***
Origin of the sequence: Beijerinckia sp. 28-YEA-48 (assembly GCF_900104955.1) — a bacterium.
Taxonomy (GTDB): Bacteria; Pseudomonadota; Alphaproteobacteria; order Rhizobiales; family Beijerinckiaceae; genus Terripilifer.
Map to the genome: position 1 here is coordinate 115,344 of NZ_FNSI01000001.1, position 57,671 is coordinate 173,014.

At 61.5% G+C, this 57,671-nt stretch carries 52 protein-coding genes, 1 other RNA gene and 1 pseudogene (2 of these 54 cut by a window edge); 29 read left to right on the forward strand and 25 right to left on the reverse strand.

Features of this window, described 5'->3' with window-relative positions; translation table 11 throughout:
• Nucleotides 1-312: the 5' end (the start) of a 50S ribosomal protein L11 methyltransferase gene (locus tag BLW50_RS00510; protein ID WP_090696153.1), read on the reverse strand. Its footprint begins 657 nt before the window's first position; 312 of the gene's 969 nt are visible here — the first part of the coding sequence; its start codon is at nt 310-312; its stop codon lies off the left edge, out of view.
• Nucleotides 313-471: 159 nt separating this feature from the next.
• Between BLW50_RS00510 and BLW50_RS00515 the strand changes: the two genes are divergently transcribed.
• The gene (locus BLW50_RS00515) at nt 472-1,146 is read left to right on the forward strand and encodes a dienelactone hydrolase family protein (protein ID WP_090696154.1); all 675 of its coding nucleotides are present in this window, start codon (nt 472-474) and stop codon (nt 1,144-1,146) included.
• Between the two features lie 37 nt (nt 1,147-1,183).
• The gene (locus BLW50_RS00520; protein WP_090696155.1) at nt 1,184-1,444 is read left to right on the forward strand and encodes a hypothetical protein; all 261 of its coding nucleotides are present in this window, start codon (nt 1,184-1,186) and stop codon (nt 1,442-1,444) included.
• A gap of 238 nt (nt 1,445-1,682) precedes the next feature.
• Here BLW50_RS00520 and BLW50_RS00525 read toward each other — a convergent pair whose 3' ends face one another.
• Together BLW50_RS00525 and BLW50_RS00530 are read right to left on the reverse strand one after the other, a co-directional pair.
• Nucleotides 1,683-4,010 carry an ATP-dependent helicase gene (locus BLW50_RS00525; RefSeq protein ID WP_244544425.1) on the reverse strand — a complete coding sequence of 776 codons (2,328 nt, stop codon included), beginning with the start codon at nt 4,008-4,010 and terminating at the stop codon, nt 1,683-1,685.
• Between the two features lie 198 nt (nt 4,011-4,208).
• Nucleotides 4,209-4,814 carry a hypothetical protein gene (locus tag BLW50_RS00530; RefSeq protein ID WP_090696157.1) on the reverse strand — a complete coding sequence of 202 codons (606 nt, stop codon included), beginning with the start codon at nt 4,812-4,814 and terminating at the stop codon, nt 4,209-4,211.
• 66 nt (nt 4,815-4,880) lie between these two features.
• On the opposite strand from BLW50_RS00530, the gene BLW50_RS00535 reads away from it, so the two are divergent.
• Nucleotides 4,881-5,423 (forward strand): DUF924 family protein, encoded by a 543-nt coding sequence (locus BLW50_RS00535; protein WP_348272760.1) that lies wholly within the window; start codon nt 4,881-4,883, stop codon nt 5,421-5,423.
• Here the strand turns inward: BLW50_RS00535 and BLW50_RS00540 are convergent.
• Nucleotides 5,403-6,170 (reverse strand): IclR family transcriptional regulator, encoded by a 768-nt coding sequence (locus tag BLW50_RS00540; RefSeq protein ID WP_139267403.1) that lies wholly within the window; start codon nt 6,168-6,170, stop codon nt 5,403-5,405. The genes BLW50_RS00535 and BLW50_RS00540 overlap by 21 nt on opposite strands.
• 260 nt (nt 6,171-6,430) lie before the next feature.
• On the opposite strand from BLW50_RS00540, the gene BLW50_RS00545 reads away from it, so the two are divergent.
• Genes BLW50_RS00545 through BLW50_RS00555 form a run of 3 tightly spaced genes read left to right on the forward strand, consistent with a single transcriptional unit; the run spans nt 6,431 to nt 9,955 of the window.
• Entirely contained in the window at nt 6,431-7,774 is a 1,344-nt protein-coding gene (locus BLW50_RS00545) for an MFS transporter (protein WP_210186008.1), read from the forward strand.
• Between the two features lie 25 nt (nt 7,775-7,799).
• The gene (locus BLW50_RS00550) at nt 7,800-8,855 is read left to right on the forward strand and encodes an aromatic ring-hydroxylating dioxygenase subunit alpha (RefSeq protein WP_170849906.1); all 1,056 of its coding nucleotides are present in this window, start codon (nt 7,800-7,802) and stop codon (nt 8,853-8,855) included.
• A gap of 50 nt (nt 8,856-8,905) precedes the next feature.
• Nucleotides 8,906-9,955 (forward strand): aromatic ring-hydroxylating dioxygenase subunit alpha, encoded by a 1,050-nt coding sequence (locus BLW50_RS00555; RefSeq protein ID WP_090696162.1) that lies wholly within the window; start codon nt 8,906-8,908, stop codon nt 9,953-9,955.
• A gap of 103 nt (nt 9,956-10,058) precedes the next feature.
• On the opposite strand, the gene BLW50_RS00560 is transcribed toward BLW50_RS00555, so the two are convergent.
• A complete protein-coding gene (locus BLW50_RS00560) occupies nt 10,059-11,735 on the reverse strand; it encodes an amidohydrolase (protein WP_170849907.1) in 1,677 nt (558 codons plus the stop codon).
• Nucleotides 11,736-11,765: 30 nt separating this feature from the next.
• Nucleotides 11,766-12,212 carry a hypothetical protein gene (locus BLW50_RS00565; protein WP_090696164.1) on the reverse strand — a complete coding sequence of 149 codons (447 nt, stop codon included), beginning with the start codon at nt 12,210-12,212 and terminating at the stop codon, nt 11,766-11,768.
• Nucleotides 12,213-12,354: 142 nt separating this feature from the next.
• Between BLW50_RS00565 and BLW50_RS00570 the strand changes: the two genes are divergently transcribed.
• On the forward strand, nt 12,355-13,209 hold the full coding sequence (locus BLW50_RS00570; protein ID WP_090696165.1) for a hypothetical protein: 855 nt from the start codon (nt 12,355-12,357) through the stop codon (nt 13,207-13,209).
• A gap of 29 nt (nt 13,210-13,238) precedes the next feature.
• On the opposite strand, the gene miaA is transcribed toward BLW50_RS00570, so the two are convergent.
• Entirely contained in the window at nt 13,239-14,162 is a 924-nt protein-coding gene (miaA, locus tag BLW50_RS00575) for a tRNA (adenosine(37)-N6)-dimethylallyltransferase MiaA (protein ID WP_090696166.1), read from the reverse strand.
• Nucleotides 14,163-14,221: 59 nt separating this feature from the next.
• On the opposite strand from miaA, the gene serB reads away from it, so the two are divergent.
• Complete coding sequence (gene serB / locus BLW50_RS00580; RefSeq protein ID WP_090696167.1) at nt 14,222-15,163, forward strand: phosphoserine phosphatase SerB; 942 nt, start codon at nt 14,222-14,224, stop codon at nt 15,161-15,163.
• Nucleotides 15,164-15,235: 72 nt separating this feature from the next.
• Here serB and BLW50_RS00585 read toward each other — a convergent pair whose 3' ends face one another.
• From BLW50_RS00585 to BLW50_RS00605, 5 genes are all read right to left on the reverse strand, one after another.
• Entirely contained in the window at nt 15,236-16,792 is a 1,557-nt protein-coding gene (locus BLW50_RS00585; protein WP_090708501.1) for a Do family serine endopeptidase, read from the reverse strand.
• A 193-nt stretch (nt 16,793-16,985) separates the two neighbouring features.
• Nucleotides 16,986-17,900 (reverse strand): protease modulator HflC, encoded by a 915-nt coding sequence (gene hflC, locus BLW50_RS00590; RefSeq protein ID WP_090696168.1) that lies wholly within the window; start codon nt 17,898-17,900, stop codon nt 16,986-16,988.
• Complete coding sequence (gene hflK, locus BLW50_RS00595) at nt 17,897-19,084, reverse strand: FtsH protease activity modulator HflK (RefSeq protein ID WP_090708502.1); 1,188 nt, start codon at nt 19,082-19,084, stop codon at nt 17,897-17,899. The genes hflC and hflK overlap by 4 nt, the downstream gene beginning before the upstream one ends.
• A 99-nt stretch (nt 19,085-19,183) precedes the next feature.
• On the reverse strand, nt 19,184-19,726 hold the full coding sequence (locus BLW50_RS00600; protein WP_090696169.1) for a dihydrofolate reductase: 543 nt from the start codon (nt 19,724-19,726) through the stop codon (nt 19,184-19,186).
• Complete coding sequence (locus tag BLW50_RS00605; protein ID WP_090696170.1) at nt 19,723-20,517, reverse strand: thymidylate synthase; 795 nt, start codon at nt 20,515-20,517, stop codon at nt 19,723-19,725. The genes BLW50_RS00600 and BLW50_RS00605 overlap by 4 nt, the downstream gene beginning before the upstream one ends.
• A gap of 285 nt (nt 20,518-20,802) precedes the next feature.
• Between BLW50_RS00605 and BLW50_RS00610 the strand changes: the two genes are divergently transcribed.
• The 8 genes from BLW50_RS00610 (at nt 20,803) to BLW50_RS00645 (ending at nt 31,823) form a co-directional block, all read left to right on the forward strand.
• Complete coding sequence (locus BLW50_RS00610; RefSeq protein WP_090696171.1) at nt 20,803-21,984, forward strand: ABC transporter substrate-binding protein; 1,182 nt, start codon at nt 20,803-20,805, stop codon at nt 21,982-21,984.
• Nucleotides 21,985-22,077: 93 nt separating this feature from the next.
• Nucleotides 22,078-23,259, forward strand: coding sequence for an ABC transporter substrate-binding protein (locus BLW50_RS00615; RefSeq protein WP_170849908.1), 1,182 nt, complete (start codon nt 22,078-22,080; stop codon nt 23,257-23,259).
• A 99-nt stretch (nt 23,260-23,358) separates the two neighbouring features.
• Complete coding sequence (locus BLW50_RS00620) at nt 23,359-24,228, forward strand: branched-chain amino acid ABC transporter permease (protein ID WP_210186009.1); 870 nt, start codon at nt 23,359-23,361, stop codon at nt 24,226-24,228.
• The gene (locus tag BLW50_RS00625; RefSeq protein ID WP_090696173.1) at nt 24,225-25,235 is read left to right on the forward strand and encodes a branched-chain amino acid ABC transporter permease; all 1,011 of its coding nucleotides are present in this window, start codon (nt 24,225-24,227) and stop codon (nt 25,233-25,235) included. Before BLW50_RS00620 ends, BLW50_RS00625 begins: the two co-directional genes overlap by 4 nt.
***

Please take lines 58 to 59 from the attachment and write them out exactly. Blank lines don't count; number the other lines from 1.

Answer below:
• Complete coding sequence (locus BLW50_RS00610; RefSeq protein WP_090696171.1) at nt 20,803-21,984, forward strand: ABC transporter substrate-binding protein; 1,182 nt, start codon at nt 20,803-20,805, stop codon at nt 21,982-21,984.
• Nucleotides 21,985-22,077: 93 nt separating this feature from the next.